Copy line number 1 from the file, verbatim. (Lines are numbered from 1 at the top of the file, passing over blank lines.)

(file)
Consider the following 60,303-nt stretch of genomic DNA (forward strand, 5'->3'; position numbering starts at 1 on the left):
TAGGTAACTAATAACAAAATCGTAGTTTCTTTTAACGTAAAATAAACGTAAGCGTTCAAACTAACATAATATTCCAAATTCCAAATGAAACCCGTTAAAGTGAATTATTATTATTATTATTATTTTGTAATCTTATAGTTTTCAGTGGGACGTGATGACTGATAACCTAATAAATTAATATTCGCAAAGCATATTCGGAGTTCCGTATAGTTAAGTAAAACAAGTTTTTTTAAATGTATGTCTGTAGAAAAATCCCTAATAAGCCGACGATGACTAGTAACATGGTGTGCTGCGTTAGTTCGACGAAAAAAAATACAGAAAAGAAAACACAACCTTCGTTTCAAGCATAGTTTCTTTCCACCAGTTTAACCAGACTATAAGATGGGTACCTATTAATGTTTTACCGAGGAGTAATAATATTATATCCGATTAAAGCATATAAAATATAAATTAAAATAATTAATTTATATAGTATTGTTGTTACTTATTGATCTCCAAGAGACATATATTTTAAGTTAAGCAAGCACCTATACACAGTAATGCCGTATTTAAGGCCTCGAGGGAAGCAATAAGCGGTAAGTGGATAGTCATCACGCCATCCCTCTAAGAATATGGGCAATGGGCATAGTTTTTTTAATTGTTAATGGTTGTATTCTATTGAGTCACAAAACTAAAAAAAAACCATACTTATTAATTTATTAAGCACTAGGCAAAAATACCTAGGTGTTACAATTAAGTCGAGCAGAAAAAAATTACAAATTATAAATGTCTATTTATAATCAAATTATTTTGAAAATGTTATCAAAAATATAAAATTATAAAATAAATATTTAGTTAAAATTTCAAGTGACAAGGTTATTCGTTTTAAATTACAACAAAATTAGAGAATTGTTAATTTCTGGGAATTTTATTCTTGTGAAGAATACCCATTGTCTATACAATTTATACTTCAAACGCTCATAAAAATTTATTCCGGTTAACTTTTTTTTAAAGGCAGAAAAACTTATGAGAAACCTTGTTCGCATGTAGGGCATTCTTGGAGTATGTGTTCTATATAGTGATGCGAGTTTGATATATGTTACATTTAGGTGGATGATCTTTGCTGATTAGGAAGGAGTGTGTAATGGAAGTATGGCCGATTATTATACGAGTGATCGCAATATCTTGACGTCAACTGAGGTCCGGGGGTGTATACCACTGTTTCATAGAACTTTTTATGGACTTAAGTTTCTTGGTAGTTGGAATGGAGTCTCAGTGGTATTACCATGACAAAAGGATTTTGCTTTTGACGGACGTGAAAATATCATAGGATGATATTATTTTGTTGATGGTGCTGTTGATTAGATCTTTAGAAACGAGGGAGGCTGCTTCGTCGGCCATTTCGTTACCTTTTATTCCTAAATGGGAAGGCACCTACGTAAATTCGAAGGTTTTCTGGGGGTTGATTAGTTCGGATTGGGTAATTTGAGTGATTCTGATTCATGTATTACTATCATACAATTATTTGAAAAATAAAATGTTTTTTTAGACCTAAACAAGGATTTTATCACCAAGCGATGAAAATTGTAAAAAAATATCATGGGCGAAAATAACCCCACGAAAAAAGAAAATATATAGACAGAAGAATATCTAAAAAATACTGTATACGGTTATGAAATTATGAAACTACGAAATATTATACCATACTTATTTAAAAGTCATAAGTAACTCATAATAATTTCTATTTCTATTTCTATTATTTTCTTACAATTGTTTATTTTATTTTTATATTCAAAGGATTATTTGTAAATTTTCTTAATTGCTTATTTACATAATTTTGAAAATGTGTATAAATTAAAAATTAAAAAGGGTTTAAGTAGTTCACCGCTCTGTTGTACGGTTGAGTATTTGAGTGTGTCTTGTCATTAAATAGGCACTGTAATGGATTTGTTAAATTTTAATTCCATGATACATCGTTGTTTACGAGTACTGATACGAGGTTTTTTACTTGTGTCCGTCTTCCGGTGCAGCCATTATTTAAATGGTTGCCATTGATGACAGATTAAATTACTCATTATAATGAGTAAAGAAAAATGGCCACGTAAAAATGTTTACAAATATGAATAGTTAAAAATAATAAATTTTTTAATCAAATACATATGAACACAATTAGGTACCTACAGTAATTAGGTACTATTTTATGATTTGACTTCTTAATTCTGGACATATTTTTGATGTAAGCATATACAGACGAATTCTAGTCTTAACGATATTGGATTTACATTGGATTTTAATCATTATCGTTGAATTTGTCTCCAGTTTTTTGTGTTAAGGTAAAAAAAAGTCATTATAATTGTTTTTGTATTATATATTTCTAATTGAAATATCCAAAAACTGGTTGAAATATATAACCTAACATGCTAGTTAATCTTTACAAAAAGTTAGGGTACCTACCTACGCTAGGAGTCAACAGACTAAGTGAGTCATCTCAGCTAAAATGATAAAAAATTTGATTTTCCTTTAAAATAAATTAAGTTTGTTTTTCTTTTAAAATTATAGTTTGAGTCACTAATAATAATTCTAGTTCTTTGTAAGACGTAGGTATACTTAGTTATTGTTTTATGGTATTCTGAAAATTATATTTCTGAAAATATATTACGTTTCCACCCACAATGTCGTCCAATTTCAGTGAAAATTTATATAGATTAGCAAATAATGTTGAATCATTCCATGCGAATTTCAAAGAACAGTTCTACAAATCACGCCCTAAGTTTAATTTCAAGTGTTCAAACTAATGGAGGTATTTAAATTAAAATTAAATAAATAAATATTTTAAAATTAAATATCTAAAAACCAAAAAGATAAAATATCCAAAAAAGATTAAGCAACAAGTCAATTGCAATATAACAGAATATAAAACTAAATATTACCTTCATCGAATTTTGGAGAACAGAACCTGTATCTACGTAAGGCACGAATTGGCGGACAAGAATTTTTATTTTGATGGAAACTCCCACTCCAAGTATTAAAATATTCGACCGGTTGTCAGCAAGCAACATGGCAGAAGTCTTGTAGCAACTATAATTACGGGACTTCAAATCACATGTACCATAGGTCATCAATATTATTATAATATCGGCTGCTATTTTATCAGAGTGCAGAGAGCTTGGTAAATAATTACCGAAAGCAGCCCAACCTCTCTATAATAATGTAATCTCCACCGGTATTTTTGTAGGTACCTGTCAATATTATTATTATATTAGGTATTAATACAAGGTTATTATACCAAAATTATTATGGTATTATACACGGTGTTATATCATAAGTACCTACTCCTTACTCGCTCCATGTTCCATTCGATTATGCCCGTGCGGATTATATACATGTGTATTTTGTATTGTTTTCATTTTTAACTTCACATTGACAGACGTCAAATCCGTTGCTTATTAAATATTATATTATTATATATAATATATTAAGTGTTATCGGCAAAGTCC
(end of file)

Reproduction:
Consider the following 60,303-nt stretch of genomic DNA (forward strand, 5'->3'; position numbering starts at 1 on the left):